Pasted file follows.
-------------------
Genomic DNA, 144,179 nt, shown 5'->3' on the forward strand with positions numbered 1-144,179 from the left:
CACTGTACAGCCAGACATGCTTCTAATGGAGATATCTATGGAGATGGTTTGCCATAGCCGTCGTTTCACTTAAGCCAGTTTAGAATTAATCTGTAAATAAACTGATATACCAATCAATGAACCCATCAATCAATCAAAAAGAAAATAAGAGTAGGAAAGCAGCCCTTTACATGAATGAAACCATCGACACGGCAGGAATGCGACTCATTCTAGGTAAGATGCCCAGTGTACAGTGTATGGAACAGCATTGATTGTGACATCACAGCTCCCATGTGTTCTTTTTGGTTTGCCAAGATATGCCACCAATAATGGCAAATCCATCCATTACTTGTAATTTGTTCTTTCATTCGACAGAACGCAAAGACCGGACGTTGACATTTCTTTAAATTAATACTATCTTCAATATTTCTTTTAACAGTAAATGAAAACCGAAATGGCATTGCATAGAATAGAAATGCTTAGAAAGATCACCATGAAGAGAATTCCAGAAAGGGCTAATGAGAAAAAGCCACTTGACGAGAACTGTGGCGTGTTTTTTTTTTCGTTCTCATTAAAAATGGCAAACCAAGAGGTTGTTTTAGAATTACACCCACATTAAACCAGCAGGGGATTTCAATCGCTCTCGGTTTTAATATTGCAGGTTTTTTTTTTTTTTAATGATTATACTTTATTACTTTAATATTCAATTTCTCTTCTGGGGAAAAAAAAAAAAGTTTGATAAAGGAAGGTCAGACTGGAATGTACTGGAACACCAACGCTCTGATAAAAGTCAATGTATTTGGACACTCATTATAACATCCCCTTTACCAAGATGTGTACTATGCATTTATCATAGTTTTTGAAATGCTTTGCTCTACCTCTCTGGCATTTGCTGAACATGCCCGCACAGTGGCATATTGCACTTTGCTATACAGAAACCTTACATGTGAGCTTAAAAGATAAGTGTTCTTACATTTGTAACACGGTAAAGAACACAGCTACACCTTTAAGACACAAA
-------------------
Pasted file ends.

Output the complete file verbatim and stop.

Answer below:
Genomic DNA, 144,179 nt, shown 5'->3' on the forward strand with positions numbered 1-144,179 from the left:
CACTGTACAGCCAGACATGCTTCTAATGGAGATATCTATGGAGATGGTTTGCCATAGCCGTCGTTTCACTTAAGCCAGTTTAGAATTAATCTGTAAATAAACTGATATACCAATCAATGAACCCATCAATCAATCAAAAAGAAAATAAGAGTAGGAAAGCAGCCCTTTACATGAATGAAACCATCGACACGGCAGGAATGCGACTCATTCTAGGTAAGATGCCCAGTGTACAGTGTATGGAACAGCATTGATTGTGACATCACAGCTCCCATGTGTTCTTTTTGGTTTGCCAAGATATGCCACCAATAATGGCAAATCCATCCATTACTTGTAATTTGTTCTTTCATTCGACAGAACGCAAAGACCGGACGTTGACATTTCTTTAAATTAATACTATCTTCAATATTTCTTTTAACAGTAAATGAAAACCGAAATGGCATTGCATAGAATAGAAATGCTTAGAAAGATCACCATGAAGAGAATTCCAGAAAGGGCTAATGAGAAAAAGCCACTTGACGAGAACTGTGGCGTGTTTTTTTTTTCGTTCTCATTAAAAATGGCAAACCAAGAGGTTGTTTTAGAATTACACCCACATTAAACCAGCAGGGGATTTCAATCGCTCTCGGTTTTAATATTGCAGGTTTTTTTTTTTTTTAATGATTATACTTTATTACTTTAATATTCAATTTCTCTTCTGGGGAAAAAAAAAAAAGTTTGATAAAGGAAGGTCAGACTGGAATGTACTGGAACACCAACGCTCTGATAAAAGTCAATGTATTTGGACACTCATTATAACATCCCCTTTACCAAGATGTGTACTATGCATTTATCATAGTTTTTGAAATGCTTTGCTCTACCTCTCTGGCATTTGCTGAACATGCCCGCACAGTGGCATATTGCACTTTGCTATACAGAAACCTTACATGTGAGCTTAAAAGATAAGTGTTCTTACATTTGTAACACGGTAAAGAACACAGCTACACCTTTAAGACACAAA